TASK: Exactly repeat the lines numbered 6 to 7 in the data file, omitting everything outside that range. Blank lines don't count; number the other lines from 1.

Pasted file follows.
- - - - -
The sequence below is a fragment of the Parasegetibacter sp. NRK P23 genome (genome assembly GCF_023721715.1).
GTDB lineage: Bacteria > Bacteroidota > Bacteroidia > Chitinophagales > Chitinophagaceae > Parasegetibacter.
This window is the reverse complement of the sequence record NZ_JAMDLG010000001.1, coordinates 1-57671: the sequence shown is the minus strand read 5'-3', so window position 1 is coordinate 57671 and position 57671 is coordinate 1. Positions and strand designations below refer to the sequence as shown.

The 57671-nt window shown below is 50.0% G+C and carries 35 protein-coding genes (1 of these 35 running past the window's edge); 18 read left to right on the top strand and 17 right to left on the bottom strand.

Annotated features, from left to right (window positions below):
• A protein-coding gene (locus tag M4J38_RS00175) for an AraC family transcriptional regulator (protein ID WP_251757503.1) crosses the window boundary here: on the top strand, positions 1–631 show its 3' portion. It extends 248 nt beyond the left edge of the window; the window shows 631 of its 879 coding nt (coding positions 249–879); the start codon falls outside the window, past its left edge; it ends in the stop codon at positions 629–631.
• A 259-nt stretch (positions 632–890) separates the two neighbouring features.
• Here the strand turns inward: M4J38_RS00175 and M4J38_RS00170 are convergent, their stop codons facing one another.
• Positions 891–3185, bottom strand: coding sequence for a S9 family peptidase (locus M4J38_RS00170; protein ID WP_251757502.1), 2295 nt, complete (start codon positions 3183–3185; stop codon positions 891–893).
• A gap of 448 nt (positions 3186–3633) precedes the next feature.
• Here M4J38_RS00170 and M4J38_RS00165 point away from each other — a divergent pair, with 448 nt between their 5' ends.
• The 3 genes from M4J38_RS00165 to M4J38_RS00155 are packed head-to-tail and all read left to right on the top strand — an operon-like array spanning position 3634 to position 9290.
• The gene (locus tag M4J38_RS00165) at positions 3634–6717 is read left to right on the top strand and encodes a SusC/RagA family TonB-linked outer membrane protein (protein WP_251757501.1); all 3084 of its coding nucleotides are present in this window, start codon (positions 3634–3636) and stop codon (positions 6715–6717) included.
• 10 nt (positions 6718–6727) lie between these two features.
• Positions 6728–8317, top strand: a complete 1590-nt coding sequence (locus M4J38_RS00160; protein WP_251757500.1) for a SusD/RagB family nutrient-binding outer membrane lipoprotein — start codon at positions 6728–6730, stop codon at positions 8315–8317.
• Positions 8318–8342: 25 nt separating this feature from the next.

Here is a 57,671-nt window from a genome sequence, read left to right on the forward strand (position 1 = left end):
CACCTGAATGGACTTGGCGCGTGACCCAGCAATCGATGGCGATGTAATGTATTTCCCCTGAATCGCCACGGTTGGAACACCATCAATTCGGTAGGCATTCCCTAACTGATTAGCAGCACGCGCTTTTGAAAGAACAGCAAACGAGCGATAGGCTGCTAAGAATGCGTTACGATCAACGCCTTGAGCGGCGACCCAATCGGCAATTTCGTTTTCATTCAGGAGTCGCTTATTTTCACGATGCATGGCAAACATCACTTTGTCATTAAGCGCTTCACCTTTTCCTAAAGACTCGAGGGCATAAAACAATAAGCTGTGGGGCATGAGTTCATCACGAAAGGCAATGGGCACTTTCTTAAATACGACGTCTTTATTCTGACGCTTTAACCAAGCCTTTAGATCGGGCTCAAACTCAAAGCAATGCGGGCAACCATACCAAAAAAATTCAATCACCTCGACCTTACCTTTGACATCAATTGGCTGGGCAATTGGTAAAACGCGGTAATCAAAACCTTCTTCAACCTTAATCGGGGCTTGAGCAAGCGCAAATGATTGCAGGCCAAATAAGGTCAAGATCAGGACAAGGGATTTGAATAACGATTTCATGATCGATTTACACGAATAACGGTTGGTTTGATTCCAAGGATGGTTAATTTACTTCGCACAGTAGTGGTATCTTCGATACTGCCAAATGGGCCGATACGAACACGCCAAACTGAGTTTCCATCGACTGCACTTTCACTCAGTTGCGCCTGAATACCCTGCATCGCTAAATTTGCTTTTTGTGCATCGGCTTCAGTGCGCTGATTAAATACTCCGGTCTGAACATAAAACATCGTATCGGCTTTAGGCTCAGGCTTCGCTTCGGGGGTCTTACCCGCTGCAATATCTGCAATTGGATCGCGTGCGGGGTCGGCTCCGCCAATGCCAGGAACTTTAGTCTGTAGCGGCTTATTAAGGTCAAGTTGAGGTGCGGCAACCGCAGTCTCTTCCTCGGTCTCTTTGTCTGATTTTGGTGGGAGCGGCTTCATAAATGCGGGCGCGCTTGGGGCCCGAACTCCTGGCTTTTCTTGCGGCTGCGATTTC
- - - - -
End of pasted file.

• A protein-coding gene (locus tag M4J38_RS00175) for an AraC family transcriptional regulator (protein ID WP_251757503.1) crosses the window boundary here: on the top strand, positions 1–631 show its 3' portion. It extends 248 nt beyond the left edge of the window; the window shows 631 of its 879 coding nt (coding positions 249–879); the start codon falls outside the window, past its left edge; it ends in the stop codon at positions 629–631.
• A 259-nt stretch (positions 632–890) separates the two neighbouring features.